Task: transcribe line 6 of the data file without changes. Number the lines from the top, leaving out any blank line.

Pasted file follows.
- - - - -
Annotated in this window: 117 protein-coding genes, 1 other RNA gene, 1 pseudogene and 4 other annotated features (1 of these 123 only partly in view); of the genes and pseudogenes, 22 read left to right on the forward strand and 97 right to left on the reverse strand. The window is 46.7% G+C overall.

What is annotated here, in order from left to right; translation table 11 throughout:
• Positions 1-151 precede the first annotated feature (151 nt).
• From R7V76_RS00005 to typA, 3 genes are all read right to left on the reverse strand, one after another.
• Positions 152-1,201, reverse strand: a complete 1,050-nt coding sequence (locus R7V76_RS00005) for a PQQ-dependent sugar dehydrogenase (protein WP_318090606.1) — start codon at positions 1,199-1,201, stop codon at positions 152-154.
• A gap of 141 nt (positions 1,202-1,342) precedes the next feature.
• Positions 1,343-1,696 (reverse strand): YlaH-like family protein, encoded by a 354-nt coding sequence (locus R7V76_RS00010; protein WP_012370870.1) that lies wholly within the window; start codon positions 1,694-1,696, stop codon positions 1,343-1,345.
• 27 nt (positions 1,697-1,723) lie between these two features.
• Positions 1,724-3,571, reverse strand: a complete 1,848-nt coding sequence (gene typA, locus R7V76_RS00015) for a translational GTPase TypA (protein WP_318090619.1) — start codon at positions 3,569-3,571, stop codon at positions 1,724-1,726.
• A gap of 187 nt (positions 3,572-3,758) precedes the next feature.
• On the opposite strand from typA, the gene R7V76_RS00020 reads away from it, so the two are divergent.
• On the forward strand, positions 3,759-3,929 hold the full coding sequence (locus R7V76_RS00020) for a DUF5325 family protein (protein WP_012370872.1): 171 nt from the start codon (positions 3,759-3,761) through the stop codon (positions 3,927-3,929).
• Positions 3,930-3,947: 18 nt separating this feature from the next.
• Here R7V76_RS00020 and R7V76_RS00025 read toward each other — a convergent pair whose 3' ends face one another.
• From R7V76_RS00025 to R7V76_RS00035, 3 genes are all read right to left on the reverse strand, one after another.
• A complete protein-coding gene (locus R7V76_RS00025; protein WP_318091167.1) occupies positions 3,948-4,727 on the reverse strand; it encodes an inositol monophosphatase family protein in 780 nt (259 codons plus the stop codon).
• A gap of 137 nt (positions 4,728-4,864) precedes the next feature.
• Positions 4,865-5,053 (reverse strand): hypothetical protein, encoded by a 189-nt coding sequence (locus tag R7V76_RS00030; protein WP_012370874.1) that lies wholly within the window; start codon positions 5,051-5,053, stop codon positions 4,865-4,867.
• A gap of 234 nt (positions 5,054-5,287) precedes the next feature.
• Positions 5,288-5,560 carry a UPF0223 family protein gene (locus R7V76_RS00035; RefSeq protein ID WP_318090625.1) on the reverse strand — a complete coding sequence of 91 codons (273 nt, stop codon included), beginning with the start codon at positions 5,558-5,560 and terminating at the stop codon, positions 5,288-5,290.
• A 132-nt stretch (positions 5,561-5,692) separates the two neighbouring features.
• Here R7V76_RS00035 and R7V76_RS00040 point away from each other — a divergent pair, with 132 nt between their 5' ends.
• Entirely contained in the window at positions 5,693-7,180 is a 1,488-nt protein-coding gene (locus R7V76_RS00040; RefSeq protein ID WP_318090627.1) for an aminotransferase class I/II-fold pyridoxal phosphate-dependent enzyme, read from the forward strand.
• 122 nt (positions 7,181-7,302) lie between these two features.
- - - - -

• A gap of 141 nt (positions 1,202-1,342) precedes the next feature.